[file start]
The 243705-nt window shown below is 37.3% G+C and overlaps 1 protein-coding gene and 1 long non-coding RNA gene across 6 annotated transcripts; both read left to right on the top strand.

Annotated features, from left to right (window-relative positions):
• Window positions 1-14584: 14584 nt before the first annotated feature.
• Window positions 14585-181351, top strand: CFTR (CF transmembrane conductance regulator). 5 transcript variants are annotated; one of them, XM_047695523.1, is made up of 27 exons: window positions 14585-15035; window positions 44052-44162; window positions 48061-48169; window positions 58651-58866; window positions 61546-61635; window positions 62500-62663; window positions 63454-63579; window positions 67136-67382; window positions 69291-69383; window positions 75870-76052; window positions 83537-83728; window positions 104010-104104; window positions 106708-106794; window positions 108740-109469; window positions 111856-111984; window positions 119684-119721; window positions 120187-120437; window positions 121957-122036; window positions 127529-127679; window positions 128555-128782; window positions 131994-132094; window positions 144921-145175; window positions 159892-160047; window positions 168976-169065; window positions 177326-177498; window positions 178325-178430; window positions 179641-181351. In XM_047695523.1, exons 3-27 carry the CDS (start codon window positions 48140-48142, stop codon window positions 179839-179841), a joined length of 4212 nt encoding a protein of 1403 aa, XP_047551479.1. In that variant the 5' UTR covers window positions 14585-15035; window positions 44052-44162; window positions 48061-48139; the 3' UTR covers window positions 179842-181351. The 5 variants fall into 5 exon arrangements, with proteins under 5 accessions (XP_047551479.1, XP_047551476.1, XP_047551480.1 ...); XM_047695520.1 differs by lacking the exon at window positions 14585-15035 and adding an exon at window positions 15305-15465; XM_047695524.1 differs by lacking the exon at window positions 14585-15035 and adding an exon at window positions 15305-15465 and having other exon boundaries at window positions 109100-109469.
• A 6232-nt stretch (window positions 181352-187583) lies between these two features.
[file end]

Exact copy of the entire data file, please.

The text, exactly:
The 243705-nt window shown below is 37.3% G+C and overlaps 1 protein-coding gene and 1 long non-coding RNA gene across 6 annotated transcripts; both read left to right on the top strand.

Annotated features, from left to right (window-relative positions):
• Window positions 1-14584: 14584 nt before the first annotated feature.
• Window positions 14585-181351, top strand: CFTR (CF transmembrane conductance regulator). 5 transcript variants are annotated; one of them, XM_047695523.1, is made up of 27 exons: window positions 14585-15035; window positions 44052-44162; window positions 48061-48169; window positions 58651-58866; window positions 61546-61635; window positions 62500-62663; window positions 63454-63579; window positions 67136-67382; window positions 69291-69383; window positions 75870-76052; window positions 83537-83728; window positions 104010-104104; window positions 106708-106794; window positions 108740-109469; window positions 111856-111984; window positions 119684-119721; window positions 120187-120437; window positions 121957-122036; window positions 127529-127679; window positions 128555-128782; window positions 131994-132094; window positions 144921-145175; window positions 159892-160047; window positions 168976-169065; window positions 177326-177498; window positions 178325-178430; window positions 179641-181351. In XM_047695523.1, exons 3-27 carry the CDS (start codon window positions 48140-48142, stop codon window positions 179839-179841), a joined length of 4212 nt encoding a protein of 1403 aa, XP_047551479.1. In that variant the 5' UTR covers window positions 14585-15035; window positions 44052-44162; window positions 48061-48139; the 3' UTR covers window positions 179842-181351. The 5 variants fall into 5 exon arrangements, with proteins under 5 accessions (XP_047551479.1, XP_047551476.1, XP_047551480.1 ...); XM_047695520.1 differs by lacking the exon at window positions 14585-15035 and adding an exon at window positions 15305-15465; XM_047695524.1 differs by lacking the exon at window positions 14585-15035 and adding an exon at window positions 15305-15465 and having other exon boundaries at window positions 109100-109469.
• A 6232-nt stretch (window positions 181352-187583) lies between these two features.